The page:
17 MARCH 1855, Page 11



" THERE is little analogy," observes Lord anville, 4iietweei th ease of a landowner borrowing money a -three, four; or five pe cent, in the hope of the improvements on his estate bringing an' tenet of seven per cent, and the case of the-s-ountry borrowing at an interest of five six, or seven per cent, and layin'oltddhisjpepey in the most unproductive manner, in a pecuniary point of view, in which it -was possible to disburse sums of money.'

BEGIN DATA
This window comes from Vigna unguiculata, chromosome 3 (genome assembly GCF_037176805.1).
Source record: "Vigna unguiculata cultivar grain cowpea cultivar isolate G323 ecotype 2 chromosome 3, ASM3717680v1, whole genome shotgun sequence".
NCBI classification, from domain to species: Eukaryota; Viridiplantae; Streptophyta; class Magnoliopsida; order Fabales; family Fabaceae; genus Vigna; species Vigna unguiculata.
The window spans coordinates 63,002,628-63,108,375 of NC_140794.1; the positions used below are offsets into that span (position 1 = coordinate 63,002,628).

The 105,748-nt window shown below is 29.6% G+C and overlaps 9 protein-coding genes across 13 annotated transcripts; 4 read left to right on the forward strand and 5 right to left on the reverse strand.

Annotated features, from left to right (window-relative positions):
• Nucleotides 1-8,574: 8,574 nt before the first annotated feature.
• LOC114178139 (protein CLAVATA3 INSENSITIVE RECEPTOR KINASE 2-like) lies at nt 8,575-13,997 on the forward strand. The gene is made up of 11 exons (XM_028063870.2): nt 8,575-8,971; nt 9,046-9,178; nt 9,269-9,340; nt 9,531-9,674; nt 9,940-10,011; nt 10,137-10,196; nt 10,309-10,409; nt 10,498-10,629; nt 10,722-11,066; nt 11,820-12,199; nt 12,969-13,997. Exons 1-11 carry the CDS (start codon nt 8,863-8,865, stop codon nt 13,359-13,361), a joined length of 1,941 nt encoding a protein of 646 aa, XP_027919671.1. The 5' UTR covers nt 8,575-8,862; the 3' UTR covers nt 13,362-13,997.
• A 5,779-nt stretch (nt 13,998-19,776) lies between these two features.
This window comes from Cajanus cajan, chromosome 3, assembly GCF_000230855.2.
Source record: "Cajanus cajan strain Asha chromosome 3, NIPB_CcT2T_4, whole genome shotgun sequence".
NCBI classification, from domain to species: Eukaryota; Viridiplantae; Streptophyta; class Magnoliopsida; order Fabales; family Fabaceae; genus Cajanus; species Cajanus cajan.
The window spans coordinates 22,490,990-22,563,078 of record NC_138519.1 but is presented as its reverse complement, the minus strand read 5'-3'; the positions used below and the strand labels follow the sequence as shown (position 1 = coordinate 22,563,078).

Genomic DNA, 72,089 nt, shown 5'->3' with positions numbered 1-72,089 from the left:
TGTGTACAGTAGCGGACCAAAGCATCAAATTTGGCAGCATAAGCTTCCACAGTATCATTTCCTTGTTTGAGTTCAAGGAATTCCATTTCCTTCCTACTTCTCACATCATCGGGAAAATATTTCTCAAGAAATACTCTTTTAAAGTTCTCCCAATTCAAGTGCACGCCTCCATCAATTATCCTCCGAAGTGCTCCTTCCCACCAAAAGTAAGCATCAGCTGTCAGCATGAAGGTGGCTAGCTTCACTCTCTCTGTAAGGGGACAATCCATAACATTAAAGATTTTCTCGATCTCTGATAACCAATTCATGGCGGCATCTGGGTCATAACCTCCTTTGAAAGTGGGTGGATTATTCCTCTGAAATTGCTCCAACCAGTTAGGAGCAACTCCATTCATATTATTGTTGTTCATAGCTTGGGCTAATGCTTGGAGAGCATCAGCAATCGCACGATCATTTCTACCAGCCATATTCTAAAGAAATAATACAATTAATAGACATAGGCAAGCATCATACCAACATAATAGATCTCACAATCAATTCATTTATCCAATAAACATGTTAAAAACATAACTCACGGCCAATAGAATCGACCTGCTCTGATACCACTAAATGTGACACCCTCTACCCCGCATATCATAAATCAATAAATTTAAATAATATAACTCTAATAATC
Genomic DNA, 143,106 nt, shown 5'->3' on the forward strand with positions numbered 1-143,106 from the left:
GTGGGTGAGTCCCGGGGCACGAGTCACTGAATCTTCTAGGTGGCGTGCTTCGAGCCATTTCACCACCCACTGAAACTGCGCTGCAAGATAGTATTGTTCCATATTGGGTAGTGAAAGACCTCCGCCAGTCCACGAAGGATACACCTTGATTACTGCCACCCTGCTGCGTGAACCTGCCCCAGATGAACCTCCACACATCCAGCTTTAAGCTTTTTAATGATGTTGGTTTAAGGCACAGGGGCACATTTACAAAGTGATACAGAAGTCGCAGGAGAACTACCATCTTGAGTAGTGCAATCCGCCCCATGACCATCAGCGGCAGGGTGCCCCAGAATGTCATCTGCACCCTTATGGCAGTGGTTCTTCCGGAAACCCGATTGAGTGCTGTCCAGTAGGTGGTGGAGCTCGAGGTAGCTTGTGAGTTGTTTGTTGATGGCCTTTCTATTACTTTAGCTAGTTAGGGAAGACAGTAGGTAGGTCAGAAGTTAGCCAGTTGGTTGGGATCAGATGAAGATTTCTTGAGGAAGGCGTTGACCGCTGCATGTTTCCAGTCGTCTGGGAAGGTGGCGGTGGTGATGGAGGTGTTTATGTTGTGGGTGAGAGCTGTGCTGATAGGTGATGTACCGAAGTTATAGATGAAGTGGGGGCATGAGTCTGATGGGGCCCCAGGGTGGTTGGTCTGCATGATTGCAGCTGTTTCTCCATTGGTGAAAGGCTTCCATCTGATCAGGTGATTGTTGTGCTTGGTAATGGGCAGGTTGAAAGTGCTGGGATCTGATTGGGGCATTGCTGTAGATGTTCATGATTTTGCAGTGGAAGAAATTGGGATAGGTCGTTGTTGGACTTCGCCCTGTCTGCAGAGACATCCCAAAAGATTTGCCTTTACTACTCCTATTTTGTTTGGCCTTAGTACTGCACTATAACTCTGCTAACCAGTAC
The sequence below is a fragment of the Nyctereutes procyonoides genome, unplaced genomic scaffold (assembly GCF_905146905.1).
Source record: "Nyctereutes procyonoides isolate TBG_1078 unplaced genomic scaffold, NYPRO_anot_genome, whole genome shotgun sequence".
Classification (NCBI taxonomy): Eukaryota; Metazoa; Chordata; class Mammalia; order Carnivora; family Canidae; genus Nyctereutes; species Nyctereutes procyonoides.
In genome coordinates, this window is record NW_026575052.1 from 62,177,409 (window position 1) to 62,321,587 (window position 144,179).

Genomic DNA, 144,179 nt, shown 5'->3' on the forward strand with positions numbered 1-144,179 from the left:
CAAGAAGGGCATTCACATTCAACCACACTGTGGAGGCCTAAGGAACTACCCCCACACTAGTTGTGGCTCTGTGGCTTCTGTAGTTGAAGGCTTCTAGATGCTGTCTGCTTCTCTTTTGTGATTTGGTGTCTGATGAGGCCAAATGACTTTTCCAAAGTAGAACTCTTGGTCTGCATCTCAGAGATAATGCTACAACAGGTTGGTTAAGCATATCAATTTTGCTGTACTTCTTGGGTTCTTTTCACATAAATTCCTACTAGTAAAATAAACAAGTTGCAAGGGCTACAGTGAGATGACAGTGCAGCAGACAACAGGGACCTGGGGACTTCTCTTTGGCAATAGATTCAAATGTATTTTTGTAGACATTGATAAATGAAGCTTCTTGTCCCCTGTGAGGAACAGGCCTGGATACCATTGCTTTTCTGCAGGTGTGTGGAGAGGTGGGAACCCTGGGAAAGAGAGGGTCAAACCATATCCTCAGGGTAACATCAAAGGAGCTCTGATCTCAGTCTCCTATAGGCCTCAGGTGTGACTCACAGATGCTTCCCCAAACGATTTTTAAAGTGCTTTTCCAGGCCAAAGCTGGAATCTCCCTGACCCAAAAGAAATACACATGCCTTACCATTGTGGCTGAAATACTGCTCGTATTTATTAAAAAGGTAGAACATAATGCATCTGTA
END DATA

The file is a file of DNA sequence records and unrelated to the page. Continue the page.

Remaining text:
But is the money to her" laid out in the most unproductive _man-

ner in which it is possible to disburse sums of money"? If Lord Granville says so on behalf of Government, we are sorry to hear it, and we are sure that the country will be very dissatisfied. If large sums of money are laid out at whatever interest, they ought to be laid out in a manner not unproductive. We have a strong conviction that the present is a case in which a very tangible re- turn could be secured, and ought to be secured.